By: Todd Thomas, Water Resources Forester, Texas Forest Service
Q: Although it does not happen very often, occasionally I will come across a landowner who is not interested in leaving any sort of SMZs on their property. Next time I encounter this sort of situation, how should I handle it?
A: The best way to deal with this is to be informed of all of the benefits provided by SMZs. The first and foremost function of an SMZ is to protect water quality. SMZs protect water quality in four primary ways. The first is to slow down runoff from the surrounding area. By slowing down runoff, the potential for erosion next to the stream has been greatly reduced. The second is holding the soil adjacent to the stream in place; the roots of the vegetation that encompasses the SMZ do a tremendous job of this. The third is thermal protection. The shade provided by the SMZ helps to maintain the pH and the amount of oxygen in the water, maintaining the health of aquatic plants and animals. The fourth way that comes to mind is interception. SMZs intercept rainfall and drastically reduce the amount of sediment that can be displaced as a result of raindrops hitting bare soil directly. Remember, if we want clean water it only makes sense to protect it at its source.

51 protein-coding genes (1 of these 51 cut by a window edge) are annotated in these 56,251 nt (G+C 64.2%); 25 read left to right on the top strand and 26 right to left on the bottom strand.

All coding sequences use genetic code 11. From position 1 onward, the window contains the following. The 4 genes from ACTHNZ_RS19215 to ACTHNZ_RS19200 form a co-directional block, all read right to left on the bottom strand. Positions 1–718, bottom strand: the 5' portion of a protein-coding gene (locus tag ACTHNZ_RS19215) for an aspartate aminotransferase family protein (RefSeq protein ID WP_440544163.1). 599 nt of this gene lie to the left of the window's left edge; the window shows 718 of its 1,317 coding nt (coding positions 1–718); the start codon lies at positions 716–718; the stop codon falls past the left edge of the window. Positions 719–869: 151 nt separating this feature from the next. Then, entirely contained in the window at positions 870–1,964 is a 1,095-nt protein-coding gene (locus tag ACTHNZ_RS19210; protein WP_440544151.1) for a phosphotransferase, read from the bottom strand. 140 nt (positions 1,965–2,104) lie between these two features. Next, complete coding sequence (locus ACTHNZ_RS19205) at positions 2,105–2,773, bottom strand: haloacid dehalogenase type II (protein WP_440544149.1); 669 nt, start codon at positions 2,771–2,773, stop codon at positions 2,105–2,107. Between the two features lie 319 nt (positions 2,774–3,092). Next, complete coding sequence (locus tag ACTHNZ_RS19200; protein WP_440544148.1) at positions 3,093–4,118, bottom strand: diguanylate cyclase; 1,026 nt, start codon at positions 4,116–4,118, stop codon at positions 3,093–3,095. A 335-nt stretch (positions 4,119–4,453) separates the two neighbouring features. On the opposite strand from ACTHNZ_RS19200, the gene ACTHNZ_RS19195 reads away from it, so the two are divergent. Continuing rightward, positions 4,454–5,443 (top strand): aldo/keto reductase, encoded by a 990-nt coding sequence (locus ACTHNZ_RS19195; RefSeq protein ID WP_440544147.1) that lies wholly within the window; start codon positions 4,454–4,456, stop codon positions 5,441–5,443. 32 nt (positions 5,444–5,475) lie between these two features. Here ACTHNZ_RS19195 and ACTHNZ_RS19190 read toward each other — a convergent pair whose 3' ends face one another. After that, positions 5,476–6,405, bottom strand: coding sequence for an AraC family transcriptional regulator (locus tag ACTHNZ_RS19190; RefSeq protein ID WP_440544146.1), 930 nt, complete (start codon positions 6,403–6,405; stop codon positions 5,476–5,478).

If providing them with information on how SMZs protect water quality is not enough, provide them with some information on how SMZs benefit wildlife. It seems that most private landowners enjoy the wildlife on their property in some capacity and giving them this information could potentially change their mind. Any hunter knows that when you are in a clearcut, one of the best places to hunt is right along an SMZ, no matter what your quarry. One way that SMZs benefit wildlife is by providing edge. In a clearcut, edge is the area adjacent to the boundaries of the clearcut and the area around the SMZ. In these areas, the amount of vegetation that provide food for the wildlife is tremendous due to the amount of sunlight that previously was not reaching the area as well as an increased availability of nutrients and water. SMZs also provide travel corridors for wildlife. Since the SMZ is not as exposed as the rest of the clearcut, wildlife such as deer prefer to use it for travel due to less exposure. Many animals also use SMZs as nesting, den, and bedding sites; also a result of decreased exposure.
If they still are not convinced, remind them that according to Texas Forestry BMPs, SMZs can be thinned as long as they are not thinned so that the basal area gets below 50 square feet per acre. This allows a logger to remove the commercially viable timber while still maintaining the integrity of the SMZ. Basically, this land is not totally taken out of production, just managed in a fashion that protects water quality.
SMZs are an integral part of our best management practices and there is no good reason for removing them. Next time a landowner asks you to cut through an SMZ, remind them of all of the benefits provided by SMZs and what they will be missing out on. Remember, to send any questions you have about BMPs my way and I will be more than happy to answer them. You can reach me by e-mail at firstname.lastname@example.org or by phone at 936-639-8180.
*This article was published in the June 2012 issue of the Texas Logger